2. The High Line Almost Didn’t Happen

High Line

The High Line, which now attracts millions of visitors every year, was created on the abandoned elevated railway tracks built in 1934 to replace the street-level tracks on Death Avenue. Unsurprisingly, it was Robert Moses who proposed the West Side Improvement Project, which the city approved in 1929. Dubbed the “West Side Elevated Line,” the train tracks cut through buildings, including the Nabisco factory. They were only used for about 30 years before becoming obsolete due to the rise in trucking.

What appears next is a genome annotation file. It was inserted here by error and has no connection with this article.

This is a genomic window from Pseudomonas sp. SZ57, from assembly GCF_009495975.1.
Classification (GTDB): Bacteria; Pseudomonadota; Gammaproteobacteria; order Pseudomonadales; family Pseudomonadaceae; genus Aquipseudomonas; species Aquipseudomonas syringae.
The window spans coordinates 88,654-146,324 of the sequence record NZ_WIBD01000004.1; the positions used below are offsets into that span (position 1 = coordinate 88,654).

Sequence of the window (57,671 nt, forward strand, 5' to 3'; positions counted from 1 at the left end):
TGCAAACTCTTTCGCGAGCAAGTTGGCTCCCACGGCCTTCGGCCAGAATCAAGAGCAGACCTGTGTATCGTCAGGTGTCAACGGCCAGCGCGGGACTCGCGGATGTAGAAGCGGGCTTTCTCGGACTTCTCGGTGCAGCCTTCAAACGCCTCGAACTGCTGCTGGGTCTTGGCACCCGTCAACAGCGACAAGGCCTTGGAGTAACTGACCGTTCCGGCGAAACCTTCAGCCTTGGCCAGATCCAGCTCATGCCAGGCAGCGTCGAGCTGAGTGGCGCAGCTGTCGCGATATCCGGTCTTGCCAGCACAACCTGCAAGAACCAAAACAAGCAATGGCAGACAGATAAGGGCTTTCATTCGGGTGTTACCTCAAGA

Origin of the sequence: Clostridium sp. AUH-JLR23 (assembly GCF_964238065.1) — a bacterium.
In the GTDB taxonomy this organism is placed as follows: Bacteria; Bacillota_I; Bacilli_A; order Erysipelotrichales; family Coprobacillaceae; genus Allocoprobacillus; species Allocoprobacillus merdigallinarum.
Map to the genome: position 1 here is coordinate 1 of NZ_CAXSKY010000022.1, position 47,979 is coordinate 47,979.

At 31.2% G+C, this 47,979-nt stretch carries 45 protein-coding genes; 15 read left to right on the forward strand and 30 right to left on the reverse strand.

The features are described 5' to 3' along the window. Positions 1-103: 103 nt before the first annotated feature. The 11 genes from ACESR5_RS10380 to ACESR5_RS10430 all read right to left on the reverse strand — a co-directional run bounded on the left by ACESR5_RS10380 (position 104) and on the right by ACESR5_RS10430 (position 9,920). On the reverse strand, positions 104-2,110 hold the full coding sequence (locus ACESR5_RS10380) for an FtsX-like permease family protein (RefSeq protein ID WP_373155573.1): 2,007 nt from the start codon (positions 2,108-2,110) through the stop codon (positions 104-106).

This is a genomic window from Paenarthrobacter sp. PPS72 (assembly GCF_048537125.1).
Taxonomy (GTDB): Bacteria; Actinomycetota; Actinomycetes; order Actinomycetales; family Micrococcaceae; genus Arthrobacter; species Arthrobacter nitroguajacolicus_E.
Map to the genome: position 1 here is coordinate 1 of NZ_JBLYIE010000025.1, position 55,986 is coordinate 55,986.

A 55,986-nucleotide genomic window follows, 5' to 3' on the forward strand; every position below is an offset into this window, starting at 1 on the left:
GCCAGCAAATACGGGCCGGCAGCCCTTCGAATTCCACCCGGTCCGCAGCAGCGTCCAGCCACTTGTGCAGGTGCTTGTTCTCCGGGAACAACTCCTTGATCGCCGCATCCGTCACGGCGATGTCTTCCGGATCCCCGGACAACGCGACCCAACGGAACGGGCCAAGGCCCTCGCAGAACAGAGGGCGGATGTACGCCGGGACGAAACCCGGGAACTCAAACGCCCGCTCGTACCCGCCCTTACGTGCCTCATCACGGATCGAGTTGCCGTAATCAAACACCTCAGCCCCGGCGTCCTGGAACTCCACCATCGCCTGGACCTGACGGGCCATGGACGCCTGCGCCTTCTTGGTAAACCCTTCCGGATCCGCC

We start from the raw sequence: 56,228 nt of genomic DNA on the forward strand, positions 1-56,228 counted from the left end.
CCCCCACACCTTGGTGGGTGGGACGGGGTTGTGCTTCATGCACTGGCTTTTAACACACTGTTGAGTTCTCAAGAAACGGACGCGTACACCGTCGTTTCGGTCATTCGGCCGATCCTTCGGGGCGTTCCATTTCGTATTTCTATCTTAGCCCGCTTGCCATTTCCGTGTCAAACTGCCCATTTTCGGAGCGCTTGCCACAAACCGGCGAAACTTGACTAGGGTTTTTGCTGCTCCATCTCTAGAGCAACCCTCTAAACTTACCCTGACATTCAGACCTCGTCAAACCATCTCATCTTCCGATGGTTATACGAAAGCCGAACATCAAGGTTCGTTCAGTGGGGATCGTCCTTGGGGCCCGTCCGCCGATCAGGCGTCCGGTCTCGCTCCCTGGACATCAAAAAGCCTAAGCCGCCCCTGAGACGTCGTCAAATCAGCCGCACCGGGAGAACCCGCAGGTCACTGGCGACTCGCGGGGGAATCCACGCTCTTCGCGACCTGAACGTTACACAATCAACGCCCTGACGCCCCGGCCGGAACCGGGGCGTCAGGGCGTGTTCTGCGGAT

The decline began in the 1960s and by the ’80s, all train traffic stopped and the railway was abandoned. Weeds grew rampant as nature reclaimed this industrial relic. Former Mayor Rudy Giuliani tried to tear the elevated railway down, but Friends of the High Line, formed by Joshua David and Robert Hammond, successfully campaigned for its conversion to an elevated park inspired by the Coulée Verte in Paris. Designed by James Corner Field Operations and Diller Scofidio + Renfro and Piet Oudolf, the first section of the High Line opened in 2009.